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Selected Publication:

Publication type: Journal Article
Document type: Full Paper

Year: 2011

Author(s): Argudin, MA; Tenhagen, BA; Fetsch, A; Sachsenroder, J; Kasbohrer, A; Schroeter, A; Hammerl, JA; Hertwig, S; Helmuth, R; Braunig, J; Mendoza, MC; Appel, B; Rodicio, MR; Guerra, B

Title: Virulence and Resistance Determinants of German Staphylococcus aureus ST398 Isolates from Nonhuman Sources

Source: Appl Environ Microb. 2011; 77(9): 3052-3060.



Authors Vetmeduni Vienna:

Käsbohrer Annemarie


Abstract:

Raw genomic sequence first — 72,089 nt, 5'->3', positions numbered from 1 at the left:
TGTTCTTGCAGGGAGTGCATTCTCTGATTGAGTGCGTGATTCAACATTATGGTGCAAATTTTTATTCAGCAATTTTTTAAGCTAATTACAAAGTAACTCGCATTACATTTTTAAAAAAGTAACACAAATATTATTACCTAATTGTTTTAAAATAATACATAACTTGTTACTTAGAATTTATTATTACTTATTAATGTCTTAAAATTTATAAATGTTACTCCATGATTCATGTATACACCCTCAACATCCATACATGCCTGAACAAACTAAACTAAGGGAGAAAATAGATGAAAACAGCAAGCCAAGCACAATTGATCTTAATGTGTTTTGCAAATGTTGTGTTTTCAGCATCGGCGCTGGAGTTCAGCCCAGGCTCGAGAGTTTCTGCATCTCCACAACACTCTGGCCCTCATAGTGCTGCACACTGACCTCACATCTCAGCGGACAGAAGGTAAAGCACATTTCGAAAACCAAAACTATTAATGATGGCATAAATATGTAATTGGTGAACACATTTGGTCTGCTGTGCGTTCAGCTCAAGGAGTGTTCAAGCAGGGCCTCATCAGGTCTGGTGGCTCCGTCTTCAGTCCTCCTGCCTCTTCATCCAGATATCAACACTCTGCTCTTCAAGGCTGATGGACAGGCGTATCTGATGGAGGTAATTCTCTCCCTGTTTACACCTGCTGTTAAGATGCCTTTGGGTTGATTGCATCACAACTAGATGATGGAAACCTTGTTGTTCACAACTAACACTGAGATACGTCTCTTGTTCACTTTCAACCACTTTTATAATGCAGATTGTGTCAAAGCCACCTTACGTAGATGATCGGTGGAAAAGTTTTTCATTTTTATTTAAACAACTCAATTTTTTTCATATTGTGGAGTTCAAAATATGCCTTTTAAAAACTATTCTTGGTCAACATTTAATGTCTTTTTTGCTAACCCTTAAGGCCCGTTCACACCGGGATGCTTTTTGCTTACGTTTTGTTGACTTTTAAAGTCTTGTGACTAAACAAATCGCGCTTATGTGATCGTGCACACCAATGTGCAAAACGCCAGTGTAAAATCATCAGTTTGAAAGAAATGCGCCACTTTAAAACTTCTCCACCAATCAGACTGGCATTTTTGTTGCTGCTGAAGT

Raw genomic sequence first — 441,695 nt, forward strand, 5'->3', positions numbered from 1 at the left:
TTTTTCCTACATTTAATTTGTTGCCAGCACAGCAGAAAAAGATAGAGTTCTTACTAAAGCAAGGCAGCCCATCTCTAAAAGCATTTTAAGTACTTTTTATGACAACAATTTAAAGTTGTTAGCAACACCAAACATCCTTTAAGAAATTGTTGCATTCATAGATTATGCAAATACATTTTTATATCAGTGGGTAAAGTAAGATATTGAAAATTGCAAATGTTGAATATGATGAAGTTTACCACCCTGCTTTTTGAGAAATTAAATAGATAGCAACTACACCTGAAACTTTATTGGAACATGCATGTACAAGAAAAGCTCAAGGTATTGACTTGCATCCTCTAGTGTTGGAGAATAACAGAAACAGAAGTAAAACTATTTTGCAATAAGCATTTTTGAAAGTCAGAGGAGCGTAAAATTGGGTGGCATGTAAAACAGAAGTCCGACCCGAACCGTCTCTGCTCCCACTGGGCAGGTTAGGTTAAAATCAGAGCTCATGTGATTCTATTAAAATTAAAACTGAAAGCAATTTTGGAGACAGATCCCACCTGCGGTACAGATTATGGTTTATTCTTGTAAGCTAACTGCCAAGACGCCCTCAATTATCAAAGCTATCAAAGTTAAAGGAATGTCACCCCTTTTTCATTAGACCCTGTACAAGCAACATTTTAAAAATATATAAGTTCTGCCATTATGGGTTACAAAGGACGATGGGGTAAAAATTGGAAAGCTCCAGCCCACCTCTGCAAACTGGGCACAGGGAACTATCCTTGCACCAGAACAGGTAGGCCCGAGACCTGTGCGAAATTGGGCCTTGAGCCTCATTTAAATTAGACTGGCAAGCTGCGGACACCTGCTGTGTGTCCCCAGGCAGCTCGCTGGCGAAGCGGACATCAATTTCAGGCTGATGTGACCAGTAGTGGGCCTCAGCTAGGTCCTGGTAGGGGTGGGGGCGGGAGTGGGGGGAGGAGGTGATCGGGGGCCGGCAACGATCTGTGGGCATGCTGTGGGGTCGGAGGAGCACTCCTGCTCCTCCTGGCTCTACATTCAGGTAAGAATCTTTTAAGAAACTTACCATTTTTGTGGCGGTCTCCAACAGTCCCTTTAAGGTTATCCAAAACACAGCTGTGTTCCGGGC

A series of 100 Staphylococcus aureus isolates ascribed to sequence type 398 (ST398) and recovered from different sources (healthy carrier and diseased pigs, dust from pig farms, milk, and meat) in Germany were investigated for their virulence and antimicrobial resistance genetic background. Antimicrobial resistance was determined by the disk diffusion method. Virulence and resistance determinants (37 and 31 genes, respectively) were tested by PCR. Only two virulence profiles, including the accessory gene regulator agrI and three or four hemolysin-encoding genes, were detected. In contrast, 33 resistance profiles were distinguished (only 11 were shown by more than one isolate). Fifty-nine isolates were multiresistant (four or more antimicrobial classes), and 98 were methicillin resistant (mecA positive). All of the ST398 isolates showed resistance to tetracycline [ encoded by tet(M) alone or together with tet(K) and/or tet(L)]. In addition, 98% were resistant to other antimicrobials, including macrolide-lincosamine-streptogramin B (70%, encoded by ermA, ermB, and ermC, alone or in combination), trimethoprim (65%, mostly due to dfrK and dfrG), kanamycin and gentamicin [29% and 14%, respectively, mainly related to aac(6')-Ie-aph(2 '')-Ia and/or ant(4')-Ia but also to aph(3')-IIIa], chloramphenicol (9%, fexA or cfr), quinupristin-dalfopristin (9%), ciprofloxacin (8%), and trimethoprim-sulfamethoxazole (4%). The heterogeneity of the resistance profiles underlines the ability of the ST398 clone to acquire multiple antimicrobial resistance genes. However, the virulence gene content of the tested isolates was low. Continuous surveillance is needed to clarify whether its pathogenicity potential for animals and humans will increase over time.


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